edit: Wait, with feats they can get it every round...this might cause problems with damage and assumed/trap feat choices.
My two copper.

Yeah, sneak attack looks OK to me. Next to assassinate it delivers less damage if you take every other action to set up, but because all sneak attack requires is advantage there's a much larger scope to play the field and set up situations where you simply have advantage for significant periods of time.


Assassinate jumps from the page better though. Sneak attack relies more on given circumstances and the player's use of the environment.




It just needs the right feats... 
Sneak attack adds up to a good amount of extra damage eventually, so I can see why they would limit the attack roll. A comment I heard quite often from the last two packets was about how getting 2 dice and sneak attack damage was a little excessive. So they scaled it back to the choice between the two. Not a bad comprimise if you ask me.

That being said, I see what you are trying to get at about the reliability thing, but remember that the rogue has the exact same martial damage progression as the fighter, meaning that he rolls the same damage dice each round as the fighter, save the disparity in weapon die. Easily making it where they could sneak attack every round would put them way ahead of the fighter. Seems to me like they are aproaching it as an occasional option when you see the opportunity, rather than a spammable combat tactic. That's what I see at least.

edit: Wait, with feats they can get it every round...this might cause problems with damage and assumed/trap feat choices.




It isn't that bad. You use weapons that deal less damage than what fighters use, and the damage bonus is not as high as you think. In fact, unless you can already hit 75% of the time or more, it is smarter to just use advantage. About the only thing that saves Sneak Attack is that you can use it every round (now that I am putting it through the math cruncher). It means that the rogue specializes at dealing damage to targets he can hit easily (if he chooses Sneak Attack). That is what he does. Against harder to hit targets, however, a fighter (or a different type of rogue) is a much better choice.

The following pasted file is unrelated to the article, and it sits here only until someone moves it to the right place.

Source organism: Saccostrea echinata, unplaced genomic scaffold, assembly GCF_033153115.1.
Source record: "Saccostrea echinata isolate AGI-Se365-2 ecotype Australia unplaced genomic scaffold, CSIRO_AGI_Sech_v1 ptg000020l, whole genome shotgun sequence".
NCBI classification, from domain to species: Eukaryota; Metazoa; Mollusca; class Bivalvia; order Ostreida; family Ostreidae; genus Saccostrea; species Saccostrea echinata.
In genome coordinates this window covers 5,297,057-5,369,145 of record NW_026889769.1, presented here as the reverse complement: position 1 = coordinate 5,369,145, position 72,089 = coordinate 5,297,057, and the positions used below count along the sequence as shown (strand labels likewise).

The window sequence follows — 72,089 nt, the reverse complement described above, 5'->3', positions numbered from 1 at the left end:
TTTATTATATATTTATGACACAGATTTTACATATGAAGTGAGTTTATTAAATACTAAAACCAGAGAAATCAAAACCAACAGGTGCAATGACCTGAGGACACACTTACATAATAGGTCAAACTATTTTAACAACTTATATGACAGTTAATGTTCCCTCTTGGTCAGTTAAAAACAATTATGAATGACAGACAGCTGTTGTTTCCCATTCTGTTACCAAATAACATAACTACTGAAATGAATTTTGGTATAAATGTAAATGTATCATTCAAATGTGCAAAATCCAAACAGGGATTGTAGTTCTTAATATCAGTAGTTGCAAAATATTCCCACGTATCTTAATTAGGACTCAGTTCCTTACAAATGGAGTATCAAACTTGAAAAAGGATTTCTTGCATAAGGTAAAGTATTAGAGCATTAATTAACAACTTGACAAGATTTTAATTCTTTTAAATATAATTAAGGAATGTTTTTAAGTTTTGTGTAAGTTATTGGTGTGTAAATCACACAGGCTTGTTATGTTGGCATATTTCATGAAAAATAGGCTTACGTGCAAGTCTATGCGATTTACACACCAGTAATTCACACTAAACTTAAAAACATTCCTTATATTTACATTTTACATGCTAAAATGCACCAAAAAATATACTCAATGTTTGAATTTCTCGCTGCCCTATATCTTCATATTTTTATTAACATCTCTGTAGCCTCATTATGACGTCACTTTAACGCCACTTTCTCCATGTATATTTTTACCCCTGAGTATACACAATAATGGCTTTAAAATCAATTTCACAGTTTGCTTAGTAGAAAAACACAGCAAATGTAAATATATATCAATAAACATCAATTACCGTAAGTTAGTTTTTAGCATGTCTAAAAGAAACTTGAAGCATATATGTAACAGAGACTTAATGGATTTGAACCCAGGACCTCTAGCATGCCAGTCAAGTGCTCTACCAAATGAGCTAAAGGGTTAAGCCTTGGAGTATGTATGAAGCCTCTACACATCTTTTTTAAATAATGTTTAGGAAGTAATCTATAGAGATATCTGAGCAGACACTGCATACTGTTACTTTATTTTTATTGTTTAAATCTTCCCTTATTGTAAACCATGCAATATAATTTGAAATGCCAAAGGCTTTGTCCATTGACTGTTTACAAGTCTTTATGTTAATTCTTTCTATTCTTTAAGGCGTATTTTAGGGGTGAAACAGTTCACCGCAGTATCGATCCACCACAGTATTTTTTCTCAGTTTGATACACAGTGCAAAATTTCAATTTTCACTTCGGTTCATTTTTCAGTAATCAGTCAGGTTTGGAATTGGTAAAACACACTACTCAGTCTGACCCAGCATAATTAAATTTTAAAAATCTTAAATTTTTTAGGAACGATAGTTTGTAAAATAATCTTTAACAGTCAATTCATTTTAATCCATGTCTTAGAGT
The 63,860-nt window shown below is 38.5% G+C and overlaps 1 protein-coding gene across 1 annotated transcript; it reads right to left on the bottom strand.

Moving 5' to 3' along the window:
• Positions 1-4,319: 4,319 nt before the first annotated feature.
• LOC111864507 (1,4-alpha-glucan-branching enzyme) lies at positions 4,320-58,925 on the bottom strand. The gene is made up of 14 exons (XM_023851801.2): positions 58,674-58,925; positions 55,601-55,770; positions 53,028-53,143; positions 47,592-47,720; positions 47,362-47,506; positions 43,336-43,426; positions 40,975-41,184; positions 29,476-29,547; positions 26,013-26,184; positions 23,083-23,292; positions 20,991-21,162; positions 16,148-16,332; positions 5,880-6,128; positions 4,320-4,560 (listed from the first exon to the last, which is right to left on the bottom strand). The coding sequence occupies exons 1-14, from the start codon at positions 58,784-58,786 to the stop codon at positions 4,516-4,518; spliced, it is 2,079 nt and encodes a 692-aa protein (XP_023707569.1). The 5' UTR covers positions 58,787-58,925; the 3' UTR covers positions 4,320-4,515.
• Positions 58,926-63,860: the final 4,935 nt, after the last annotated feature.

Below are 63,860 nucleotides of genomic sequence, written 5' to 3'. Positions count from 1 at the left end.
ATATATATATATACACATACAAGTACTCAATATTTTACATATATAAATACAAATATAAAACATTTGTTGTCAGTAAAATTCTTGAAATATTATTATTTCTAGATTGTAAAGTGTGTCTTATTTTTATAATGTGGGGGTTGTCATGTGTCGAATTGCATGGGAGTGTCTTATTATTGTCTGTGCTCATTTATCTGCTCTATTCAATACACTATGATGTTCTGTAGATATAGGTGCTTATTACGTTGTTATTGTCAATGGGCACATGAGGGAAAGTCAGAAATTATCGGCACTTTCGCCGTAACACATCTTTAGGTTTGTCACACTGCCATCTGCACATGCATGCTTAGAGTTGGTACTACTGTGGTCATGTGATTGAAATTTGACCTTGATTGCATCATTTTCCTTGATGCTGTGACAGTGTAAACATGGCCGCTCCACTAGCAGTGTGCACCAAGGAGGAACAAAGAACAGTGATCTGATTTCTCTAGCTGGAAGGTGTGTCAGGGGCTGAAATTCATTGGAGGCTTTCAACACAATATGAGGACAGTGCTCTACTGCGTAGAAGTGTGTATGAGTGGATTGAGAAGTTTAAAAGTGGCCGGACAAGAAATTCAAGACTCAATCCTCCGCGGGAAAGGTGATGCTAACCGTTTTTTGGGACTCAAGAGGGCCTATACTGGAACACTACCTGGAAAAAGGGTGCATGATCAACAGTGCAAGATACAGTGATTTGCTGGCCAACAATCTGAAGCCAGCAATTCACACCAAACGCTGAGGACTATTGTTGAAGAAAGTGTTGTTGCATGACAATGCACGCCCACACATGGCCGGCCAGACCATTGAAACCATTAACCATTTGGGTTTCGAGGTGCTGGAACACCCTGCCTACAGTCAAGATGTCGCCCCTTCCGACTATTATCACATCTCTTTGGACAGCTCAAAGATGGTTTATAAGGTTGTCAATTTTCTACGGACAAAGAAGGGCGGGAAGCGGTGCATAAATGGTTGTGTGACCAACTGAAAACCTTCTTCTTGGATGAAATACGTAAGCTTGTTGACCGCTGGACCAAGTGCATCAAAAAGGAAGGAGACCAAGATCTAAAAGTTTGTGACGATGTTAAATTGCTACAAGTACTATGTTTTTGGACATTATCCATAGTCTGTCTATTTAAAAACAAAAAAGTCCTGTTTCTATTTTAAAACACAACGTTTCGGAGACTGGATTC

While I don't think Sneak Attack is underpowered anymore (feint still is, in my opinion), I doubt I would choose it. 

assassinate feels a lot cooler. And it's got more spike potential, which to me is what backstab is all about.
assassinate feels a lot cooler. And it's got more spike potential, which to me is what backstab is all about.



I'm more interested in the spike potential of assassinate or the defense of artful dodger, as expertise dice alone are pretty good DPR. Sure you can optimize Sneak Attack with feats, but you're really pidgeonholing yourself as you only ever get 4.
...whatever
assassinate feels a lot cooler. And it's got more spike potential, which to me is what backstab is all about.